Clayton High School boys basketball program had a great season in 1941-42. The boys of this year won a District title
and the right to play ball in the Regional with the "big boys". Unfortunately this is all we know of the Clayton
HS basketball program. Team records, coach's names, and great players of this and other great CHS teams are not currently
Payson Beat Mendon in title game.
1st Rd lost to Camp Point 28-27
Quincy beat Quincy Notre Dame in title game
1st Rd lost to Mt. Sterling 69-34
Rushville beat Mt. Sterling in title game
Coach Ralph Van Ormer
Coach Ralph Van Ormer
"Here is a little info to add for Clayton High School. The school nickname was Red Devils
and the school colors were red and black. Richard Rabbitt was the coach in the late 1940's and early
1950's when two of my brothers played. Ralph Van Ormer was coach after Coach Rabbitt
in 1954 and 1955 and then retired when Central HS was built and started in 1955 in Camp Point. I graduated
from Central in 1960.
My mother was a 1920 Clayton graduate as well as three brothers and a sister. The school
has been torn down but the community building/gym still stands, I attended the Clayton HS Alumni dinner two years ago and
it was held in the old gym."
MY MEMORIES OF THE CLAYTON SCHOOL by George H. Shank, Feb 18, 2021
"The above seems to focus on the high school which is valid. However it does not
tell the entire story of just how integral the whole school was to a small town. After consolidation took place
the building still stood and the grade school was still there. Your web site is titled ? Illinois High School "Glory
Days". It is a just and proper title for your site. Make no doubt about it, the "glory" of the small towns was
the high school - especially sports. Also, the smaller the town the more important basketball was.
Why is that you ask. A very valid question. First of all you have to understand
that we are three and four generations away from small rural farming communities. Yes, those small town still exist
but the social-economic structure of them has changed considerably. They are no longer as dependent upon the farmer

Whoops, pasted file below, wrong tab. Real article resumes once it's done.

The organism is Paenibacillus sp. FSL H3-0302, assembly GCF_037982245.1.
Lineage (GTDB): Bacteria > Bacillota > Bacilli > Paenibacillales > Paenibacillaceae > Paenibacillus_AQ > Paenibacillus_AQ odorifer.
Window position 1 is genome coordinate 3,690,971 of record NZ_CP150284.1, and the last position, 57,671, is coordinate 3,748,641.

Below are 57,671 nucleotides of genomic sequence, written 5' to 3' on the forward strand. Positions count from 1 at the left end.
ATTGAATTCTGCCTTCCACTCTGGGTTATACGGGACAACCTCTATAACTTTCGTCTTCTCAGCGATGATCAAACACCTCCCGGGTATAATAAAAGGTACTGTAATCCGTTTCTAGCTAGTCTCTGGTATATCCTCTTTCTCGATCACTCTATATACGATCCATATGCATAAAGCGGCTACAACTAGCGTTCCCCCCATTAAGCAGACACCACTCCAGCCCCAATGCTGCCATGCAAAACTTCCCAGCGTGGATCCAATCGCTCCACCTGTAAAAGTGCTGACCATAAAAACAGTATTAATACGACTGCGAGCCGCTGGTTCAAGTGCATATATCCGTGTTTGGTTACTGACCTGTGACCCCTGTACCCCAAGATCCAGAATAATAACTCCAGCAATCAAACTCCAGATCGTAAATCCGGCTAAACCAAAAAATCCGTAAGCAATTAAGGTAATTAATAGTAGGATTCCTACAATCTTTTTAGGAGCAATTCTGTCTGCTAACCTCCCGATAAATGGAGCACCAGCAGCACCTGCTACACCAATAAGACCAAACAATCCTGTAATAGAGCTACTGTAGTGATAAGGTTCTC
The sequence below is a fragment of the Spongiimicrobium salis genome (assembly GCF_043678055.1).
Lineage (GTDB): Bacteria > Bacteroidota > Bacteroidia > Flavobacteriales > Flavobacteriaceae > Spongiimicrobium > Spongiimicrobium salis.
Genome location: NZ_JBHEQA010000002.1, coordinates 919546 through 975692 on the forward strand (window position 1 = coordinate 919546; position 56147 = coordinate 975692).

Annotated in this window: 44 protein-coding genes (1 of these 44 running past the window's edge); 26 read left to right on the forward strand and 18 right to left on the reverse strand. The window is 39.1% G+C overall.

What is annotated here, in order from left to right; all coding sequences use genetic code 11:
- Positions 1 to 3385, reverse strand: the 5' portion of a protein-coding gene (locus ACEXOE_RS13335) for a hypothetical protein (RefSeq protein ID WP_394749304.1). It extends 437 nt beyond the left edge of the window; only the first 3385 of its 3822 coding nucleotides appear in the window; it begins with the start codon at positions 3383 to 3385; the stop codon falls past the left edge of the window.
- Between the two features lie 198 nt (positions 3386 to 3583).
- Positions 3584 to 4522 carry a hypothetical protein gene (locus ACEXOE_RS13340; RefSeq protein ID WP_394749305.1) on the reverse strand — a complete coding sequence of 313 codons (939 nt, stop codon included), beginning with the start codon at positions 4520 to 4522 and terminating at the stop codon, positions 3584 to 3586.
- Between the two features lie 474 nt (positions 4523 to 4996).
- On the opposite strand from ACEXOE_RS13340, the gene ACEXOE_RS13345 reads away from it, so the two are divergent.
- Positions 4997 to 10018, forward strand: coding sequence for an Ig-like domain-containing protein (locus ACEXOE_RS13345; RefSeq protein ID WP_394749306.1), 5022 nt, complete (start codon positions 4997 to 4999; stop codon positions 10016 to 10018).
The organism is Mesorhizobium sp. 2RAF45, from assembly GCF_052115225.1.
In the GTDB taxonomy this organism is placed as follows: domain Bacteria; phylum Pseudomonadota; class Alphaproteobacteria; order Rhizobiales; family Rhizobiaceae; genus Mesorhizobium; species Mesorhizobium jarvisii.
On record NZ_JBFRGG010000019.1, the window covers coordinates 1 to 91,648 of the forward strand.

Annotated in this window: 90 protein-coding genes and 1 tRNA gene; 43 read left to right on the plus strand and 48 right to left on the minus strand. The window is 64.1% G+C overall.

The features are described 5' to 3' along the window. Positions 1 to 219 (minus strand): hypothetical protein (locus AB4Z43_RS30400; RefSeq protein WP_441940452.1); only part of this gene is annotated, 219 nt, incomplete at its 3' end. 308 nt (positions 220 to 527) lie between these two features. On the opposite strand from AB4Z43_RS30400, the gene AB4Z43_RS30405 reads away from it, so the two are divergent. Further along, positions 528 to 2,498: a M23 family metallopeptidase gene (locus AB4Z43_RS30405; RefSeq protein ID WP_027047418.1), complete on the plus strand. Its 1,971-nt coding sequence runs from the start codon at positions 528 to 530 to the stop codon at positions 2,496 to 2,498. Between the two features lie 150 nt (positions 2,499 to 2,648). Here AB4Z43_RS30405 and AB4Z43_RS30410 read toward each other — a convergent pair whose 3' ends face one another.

for their existence. Now then, farming is a labor intensive business. Therefore a goodly portion of your athletic pool
was down on the farm harvesting in the Fall. So, foot-ball would not be viable. In the Spring track & field
was hampered because of plowing, discing, and planting. Therefore track and field was doable, but a smaller talent pool.
Then came Winter. Rest assured that the farmer was still busy doing maintenance, repairs, and preparations for
Spring activities. Fortunately these activities were not as labor intensive as those of
the Fall and Spring. So, now their sons were available for sports...BASKETBALL!!! That is
why basketball was the glory sport of those
small town high schools.
I do feel quite sure that the high school did have a track and field team. This
statement might seem somewhat contradictory to the paragraph above until you consider that a track and field team would not
require as many athletes as a foot-ball team. Also, one could participate in several different events in a single
meet. My belief in a track and field team is based on the shot put balls. When the
high schools consolidated the grade schoolers became the athlete of the individual grade school. There
was two shot put balls at the Clayton Grade School. One was considerably heavier that the other. Junior High/Middle
School balls weigh 4 kg ( 8.18 lbs). High school balls weigh 12 lbs.
You have two pictures of the school at Clayton. All grades, 1 through 12 attended. Even
the grade school students from the school of at the Lutheran Church attended high school there. Naturally the 1911 building
is the one I started to school in. That would be in 1952. Grades 1 thru 4 were on the first floor. Each had their
own class room. And each had a cloak room for you coat, cap or scarf, and galoshes. Grades 5 thru 8 were
in the basement. 5 & 6 in one room and 7 & 8 in another room. Two grades in one room was not unusual at
the time, after all the baby boom did not start until after WWII. The high school was on the second
floor and consisted of 3 rooms. Facing the building two of the rooms were on your right and the larger one was on your
left. Also, in the basement were the bathrooms, the furnace, and the custodian. He was Andy Ennen
and later Charlie Kindhart. The last high school class was graduated in 1955. Although they finished high school at
Clayton their diplomas read: Central